The relationship between our dynamic beaches and neighboring salt marshes plays a critical role in the flooding of our coastal communities. The health and composition of marsh ecosystems relies on fluid exchange and sediment supply from marine environments through tidal inlets, tributaries, flooding due to inundation or wave-driven overland flow over the coastal dunes. This effort targets the onshore transport of sediment (and overwash) due to ripple migration and in the presence of vegetation. Scaling Transport in Nearshore Vegetated and Non-Vegetated Environments: Sediment, Seeds, and Stiffness seeks to address the scaling of sediment and mass transport in nearshore vegetated and non-vegetated environments. The objective is to evaluate the scaling laws associated with net onshore mass and momentum transport resulting from oscillatory flows. The project findings will provide necessary insight when evaluating the translation of empirical relationships derived from small-scale laboratory studies to the field. The laboratory observations will provide critical insights into upscaling of small-scale studies to full scale environments. This work will be particularly connected to the USACE Engineering with Nature program objectives and may inform future nature-based solutions, particularly in colder climates.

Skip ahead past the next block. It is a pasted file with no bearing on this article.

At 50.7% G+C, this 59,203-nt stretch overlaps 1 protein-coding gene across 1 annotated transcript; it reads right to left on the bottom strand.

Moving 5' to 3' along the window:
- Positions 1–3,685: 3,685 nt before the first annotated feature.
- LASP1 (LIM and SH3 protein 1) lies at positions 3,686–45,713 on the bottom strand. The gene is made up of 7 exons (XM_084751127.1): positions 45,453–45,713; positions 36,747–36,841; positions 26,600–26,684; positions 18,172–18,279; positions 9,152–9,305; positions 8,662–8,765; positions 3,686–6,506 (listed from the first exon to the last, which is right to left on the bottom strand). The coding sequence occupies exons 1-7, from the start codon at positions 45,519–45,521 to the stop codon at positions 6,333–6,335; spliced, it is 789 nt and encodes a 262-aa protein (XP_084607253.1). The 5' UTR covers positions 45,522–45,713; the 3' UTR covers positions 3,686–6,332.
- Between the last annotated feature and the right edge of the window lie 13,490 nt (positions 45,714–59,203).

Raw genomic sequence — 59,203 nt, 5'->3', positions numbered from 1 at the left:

Lead PIs: Diane Foster, Theresa Oehmke, Tracy Mandel
Quantifying Morphological Changes Driven by Oyster Reef Breakwaters Under Different Tidal and Wave Conditions to Inform Restoration Strategies